Seattle’s Pike Street Cinema, photo by Dennis Nyback
Now that is an evil grin! Charles Laughton with Kathleen Burke (The Panther Woman) in a still from Island of Lost Souls (1932).
Original Watercolor for Frankenstein Laboratory by Kenneth Strickfaden, the genius responsible for the original machines and design of Colin Clive’s 1931 Frankenstein lab.
I once read a caption around the time Twin Peaks originally aired that referred to Kyle MacLachlan as “geeky sex god Kyle MacLachlan”. Here he is illustrating this point (with some of the Blue Velvet crew).
McCabe & Mrs. Miller original screenplay by Robert Altman & Brian McKay [pdf]. (NOTE: For educational purposes only)
1970 – ’71 was definitely a high-water mark for Film Director (not to mention a badass photographer to boot) Robert Altman. Hot on the heels of M*A*S*H (1970), McCabe and Mrs. Miller (1971) was released and became, what many consider to be, one of Warren Beatty’s finest roles, and one of the best Westerns (or anti-Western, if you will) ever made according to many film aficionados. It wasn’t your typical red-blooded Western by any stretch of the imagination. See it for yourself.
There was a definite charged energy on the set (shot completely in B.C.)– the reported tension between the egomaniac Beatty and the chill Altman– not to mention the sexual energy between Beatty and Christie, who were deep in the throes of a passionate love affair– is there any other kind of affair with Beatty? Then there’s the haunting film soundtrack including the legendary Leonard Cohen that accompanied Zsigmond’s “flashed” film negative. A truly ballsy move– Altman and Zsigmond shot the film “pre-fogged” through a number of filters to maintain the visual effect they wanted, rather than manipulate it in post-production. That ensured that studio wimps couldn’t later tune-down the film’s look to something more safe and conventional. Vilmos Zsigmond’s brilliant work would garner him a nomination by the British Academy Film Awards.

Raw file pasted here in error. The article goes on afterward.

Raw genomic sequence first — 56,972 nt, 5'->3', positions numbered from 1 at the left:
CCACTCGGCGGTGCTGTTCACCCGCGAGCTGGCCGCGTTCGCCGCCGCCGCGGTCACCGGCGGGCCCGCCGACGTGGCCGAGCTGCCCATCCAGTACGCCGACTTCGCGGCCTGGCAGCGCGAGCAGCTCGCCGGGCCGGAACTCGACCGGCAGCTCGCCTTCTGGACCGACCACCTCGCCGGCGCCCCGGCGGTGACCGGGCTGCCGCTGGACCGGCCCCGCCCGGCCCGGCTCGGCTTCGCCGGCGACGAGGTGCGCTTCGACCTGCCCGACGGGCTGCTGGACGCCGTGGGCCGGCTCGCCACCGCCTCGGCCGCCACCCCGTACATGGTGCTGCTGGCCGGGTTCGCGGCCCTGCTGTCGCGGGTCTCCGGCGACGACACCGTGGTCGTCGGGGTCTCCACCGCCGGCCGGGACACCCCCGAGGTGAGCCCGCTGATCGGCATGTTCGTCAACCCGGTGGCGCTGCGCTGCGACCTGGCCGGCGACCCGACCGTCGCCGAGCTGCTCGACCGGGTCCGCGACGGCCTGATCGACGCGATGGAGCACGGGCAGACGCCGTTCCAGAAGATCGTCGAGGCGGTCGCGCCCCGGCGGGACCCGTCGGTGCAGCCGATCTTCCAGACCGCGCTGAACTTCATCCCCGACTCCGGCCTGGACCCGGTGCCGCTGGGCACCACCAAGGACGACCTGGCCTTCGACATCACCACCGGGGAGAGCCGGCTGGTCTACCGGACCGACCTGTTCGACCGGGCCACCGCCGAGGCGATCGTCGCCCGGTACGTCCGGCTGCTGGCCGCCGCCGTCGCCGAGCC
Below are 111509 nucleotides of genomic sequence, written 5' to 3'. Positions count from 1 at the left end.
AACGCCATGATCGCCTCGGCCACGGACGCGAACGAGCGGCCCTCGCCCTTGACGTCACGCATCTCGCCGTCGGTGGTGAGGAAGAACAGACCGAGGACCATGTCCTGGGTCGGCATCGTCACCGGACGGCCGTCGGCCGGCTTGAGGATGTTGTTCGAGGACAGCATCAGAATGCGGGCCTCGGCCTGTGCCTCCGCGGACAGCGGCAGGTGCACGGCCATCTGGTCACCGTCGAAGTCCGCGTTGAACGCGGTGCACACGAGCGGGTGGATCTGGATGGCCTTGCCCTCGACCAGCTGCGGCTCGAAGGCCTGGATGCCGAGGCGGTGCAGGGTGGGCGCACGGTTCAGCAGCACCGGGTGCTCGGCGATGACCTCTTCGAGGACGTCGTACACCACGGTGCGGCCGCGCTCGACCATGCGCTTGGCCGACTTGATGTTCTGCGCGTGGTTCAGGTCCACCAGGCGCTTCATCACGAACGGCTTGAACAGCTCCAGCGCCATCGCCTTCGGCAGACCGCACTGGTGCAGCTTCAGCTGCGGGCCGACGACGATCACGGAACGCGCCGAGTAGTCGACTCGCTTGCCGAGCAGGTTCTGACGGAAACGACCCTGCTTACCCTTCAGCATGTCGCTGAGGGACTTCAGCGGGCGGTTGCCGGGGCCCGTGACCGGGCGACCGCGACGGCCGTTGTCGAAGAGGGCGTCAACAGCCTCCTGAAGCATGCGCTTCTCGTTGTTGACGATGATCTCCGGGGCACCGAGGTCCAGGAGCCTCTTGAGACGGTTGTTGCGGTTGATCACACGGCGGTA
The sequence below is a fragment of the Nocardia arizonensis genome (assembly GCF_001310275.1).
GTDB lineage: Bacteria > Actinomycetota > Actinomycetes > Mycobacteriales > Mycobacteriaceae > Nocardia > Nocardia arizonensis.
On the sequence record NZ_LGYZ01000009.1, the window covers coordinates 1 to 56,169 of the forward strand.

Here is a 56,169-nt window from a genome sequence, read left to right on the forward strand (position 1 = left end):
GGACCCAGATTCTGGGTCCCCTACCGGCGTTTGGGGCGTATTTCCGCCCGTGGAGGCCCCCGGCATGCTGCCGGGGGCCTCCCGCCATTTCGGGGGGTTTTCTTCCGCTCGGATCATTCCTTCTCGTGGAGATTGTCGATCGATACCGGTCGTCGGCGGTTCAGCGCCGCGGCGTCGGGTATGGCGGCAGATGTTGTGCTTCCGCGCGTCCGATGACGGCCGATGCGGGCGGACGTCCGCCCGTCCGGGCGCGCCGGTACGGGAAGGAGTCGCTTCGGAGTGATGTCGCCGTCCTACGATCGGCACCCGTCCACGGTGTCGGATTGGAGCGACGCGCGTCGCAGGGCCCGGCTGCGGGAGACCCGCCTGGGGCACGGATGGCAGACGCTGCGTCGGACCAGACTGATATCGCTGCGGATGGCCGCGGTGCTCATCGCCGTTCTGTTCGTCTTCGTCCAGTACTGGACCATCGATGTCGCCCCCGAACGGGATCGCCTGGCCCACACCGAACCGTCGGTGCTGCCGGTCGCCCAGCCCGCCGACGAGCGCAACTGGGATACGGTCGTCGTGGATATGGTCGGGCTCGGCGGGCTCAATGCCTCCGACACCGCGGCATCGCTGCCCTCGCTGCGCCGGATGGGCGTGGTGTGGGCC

“If you’ve only got 90 minutes left to live, ignore your friends, ignore your family, watch this film. Werner Herzog on his friendship with Klaus Kinski.” —My Best Fiend (Mein liebster Feind) by Werner Herzog, Part 2
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Geoffrey Unsworth (right), legendary director of photography (right) on the ‘2001’ monolith excavation set at Shepperton, late december 1965 - early january 1966.
I can still remember Geoffrey wandering round the set with a slightly bemused expression, telling all and sundry: ‘I’ve been in this business for forty years — and Stanley’s just taught me something I didn’t know.’ (Arthur C. Clarke, “The ghost from the grand banks”, p.119)
The Grandmother 1970 David Lynch
Shinya Tsukamoto and Alejandro Jodorowsky together. Also they apparently had pizza together. The world is sometimes beautiful.
Artwork in homage to the film “Mad Monster Party” by Dave Perillo.
I would travel down to hell and wrestle a film away from the devil if it was necessary.
The making of David Lynch’s first feature film, ‘Eraserhead.’
“Eraserhead is my most spiritual movie. No one understands when I say that, but it is.” —David Lynch, Catching the Big Fish
- Young David Lynch talks ‘Eraserhead’ in 1979 on-location video interview
- David Lynch interview, Search & Destroy 1978
- 'Erased' — on Jack Nance, Premiere 1997
- Jack Nance and David Lynch
- Interview with Tom Snyder
Andrei Tarkovsky while filming Solaris (1972)
Carroll Borland as Luna Mora in Tod Browning’s “Mark of the Vampire” (1935).